Duke University alumna Ibtihaj Muhammad, a member of the United States women’s Olympic fencing team in 2016, has a new book out in which she details a rough experience at the university.
Muhammad says she her acceptance to Duke “was met with condescension” and the belief that she only got in to the school due to her race. She claims she routinely experienced microaggressions as a member of the school fencing team, and it ultimately led to her quitting the team.
According to The Chronicle, “though she had doubts about moving to the South” Muhammad chose Duke due to the generous financial package it offered.
“I was a little bit hesitant to cross [the Mason-Dixon line] as an African-American hijabi,” she says. “I didn’t know what kind of welcome I’d receive in North Carolina, but I figured on Duke’s campus I’d be in a safe environment where I would surely be able to find my ‘people.'”
But, Muhammad continues, despite being a top-notch athlete, her fencing team peers “didn’t seem interested” in getting to know her … leading to feelings of not be accepted.
She also describes Duke as “overwhelmingly white,” despite Caucasians comprising just 50 percent of the university’s student body.
“If the only problems on the fencing team were about certain girls not wanting to be my friends, I wouldn’t have minded that much, but the real issues at play were laced with racial undertones,” she said. “My friend Josh and I were the only Black fencers on Duke’s team, and we both were on the receiving end of endless numbers of ‘harmless jokes’ and offhand comments that permeated our team culture.”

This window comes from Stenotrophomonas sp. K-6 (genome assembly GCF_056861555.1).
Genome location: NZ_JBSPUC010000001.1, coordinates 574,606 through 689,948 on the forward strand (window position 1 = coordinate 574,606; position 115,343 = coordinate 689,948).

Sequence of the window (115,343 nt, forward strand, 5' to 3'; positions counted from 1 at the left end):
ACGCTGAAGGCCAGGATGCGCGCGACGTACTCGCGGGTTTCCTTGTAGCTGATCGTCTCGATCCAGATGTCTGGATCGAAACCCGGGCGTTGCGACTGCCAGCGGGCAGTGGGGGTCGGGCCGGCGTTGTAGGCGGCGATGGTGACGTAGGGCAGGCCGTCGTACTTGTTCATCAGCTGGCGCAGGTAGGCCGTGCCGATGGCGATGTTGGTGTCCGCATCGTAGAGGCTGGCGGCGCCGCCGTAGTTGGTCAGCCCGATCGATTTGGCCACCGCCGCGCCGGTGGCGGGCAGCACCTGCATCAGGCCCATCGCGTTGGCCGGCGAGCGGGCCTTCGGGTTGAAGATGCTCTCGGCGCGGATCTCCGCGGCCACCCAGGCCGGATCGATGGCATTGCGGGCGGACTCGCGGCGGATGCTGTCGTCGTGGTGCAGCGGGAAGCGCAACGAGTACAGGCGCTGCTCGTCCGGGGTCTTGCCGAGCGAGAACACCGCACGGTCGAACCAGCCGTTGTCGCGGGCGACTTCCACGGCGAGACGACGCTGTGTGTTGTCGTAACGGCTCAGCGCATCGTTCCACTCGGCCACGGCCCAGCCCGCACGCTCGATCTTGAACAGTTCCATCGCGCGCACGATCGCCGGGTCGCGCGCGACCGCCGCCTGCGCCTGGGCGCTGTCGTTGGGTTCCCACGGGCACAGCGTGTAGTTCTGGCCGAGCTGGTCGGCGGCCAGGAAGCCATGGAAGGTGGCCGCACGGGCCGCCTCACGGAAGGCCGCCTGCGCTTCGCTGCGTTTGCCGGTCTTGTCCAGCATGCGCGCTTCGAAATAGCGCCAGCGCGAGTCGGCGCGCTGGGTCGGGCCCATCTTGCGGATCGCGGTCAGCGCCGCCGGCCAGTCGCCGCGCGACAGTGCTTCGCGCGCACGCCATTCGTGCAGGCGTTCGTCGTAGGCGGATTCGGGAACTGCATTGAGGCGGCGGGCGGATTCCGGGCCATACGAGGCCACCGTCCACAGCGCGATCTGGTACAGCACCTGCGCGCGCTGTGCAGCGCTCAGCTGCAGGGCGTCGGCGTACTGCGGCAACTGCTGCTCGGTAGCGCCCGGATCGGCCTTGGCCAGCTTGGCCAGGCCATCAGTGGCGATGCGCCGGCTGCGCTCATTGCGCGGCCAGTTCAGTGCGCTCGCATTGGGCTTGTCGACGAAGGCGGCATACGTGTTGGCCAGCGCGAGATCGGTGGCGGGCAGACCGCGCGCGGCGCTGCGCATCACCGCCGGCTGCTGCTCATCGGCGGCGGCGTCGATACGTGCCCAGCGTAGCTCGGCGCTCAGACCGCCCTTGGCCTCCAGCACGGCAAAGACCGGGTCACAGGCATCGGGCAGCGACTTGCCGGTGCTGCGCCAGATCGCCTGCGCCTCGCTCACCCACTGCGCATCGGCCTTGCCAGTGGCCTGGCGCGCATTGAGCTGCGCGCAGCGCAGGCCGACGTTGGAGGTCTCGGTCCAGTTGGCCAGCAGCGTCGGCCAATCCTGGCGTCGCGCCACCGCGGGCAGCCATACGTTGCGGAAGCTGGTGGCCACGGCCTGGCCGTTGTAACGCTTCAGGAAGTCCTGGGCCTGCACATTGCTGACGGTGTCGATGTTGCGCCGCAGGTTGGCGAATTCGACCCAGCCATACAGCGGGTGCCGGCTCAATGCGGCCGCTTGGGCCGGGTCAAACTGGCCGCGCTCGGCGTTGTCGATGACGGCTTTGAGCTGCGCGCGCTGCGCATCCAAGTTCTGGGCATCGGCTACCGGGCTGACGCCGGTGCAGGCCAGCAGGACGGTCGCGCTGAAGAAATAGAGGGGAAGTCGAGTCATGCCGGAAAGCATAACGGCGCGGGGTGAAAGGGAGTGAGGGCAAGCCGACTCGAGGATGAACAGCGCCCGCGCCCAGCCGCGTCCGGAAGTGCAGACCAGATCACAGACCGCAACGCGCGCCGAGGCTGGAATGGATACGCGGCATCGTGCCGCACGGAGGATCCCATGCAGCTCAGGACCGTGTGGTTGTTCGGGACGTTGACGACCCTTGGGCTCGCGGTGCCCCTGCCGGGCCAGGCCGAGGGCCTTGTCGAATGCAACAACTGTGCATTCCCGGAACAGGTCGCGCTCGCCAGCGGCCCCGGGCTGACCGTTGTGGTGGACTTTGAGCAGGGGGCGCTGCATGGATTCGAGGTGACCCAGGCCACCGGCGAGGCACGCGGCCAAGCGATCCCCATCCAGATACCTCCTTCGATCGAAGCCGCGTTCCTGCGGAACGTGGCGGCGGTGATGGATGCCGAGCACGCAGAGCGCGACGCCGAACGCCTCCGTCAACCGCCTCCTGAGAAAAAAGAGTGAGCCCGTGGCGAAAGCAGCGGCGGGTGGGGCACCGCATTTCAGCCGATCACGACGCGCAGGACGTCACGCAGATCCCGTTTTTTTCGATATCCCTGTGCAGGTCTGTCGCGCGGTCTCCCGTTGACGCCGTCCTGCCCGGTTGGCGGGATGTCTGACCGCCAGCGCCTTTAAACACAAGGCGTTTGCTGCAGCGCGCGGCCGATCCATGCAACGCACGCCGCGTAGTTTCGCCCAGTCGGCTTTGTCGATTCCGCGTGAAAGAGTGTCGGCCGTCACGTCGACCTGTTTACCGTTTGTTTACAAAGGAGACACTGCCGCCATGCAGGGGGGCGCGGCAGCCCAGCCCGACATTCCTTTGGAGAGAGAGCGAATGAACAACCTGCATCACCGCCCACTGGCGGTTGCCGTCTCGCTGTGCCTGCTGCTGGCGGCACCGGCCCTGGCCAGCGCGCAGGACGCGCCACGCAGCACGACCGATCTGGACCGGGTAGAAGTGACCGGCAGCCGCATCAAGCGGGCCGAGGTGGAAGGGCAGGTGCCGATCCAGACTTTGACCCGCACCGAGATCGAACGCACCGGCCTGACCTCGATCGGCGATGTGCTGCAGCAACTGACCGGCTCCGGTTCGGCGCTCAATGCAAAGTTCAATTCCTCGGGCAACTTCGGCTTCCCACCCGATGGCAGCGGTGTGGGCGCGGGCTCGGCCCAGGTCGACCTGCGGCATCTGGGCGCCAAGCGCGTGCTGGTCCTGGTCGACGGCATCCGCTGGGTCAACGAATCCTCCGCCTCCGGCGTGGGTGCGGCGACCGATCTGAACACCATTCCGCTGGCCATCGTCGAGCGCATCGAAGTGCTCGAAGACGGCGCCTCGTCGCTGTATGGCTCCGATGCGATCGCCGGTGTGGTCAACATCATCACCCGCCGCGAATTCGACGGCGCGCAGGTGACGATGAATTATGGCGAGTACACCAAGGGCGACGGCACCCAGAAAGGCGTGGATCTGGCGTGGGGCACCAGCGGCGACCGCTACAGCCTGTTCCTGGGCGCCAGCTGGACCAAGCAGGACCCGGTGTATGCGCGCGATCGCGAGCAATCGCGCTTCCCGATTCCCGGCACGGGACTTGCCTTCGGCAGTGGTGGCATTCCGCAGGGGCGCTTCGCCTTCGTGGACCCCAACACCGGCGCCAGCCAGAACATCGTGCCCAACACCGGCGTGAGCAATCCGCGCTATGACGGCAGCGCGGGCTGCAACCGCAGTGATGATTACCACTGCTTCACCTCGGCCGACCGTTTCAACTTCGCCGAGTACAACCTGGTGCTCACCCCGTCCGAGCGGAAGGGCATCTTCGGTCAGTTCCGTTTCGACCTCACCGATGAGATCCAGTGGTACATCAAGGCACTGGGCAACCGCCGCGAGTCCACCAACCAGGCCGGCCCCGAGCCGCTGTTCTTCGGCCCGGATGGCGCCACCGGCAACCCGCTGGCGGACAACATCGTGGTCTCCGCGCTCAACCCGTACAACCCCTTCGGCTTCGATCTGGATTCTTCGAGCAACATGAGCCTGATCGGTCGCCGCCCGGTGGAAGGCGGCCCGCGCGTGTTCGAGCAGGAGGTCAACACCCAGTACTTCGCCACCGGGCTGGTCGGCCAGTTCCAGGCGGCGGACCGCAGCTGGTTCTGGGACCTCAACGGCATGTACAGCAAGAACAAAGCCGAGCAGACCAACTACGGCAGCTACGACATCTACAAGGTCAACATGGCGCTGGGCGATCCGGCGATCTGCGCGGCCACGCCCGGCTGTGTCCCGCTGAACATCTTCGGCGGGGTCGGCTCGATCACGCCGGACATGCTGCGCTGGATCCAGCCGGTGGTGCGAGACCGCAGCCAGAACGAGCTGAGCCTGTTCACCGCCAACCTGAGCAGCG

Recalling being asked whether she and her friend like fried chicken and watermelon for dinner, Muhammad even lambasted her former teammates for their lack of originality with their racism.
She described feeling “like an outsider.” Along with her friend, Muhammad eventually left the team her senior year because of the micro-aggressions, as well as the struggle of maintaining the balance of athletics, school work and a social life.
“When I thought about fencing at Duke, my stomach clenched, and a wave of dread passed over me. I curled my toes in the sand. I closed my eyes and tried to imagine my life at Duke without fencing,” she wrote. “I had my own dreams to pursue, and making Duke’s fencing team a more inclusive space wasn’t one of them.”
Muhammad says she found with the campus Muslim Student Association what she couldn’t get elsewhere at Duke: “It wasn’t about what other people could bring to my life, it was what I wanted for myself. And what I wanted was a Muslim community that I could pray with and also have fun with.”
She adds that by the time she graduated, she felt “confident and comfortable” with who she was, and credited the school for a great education.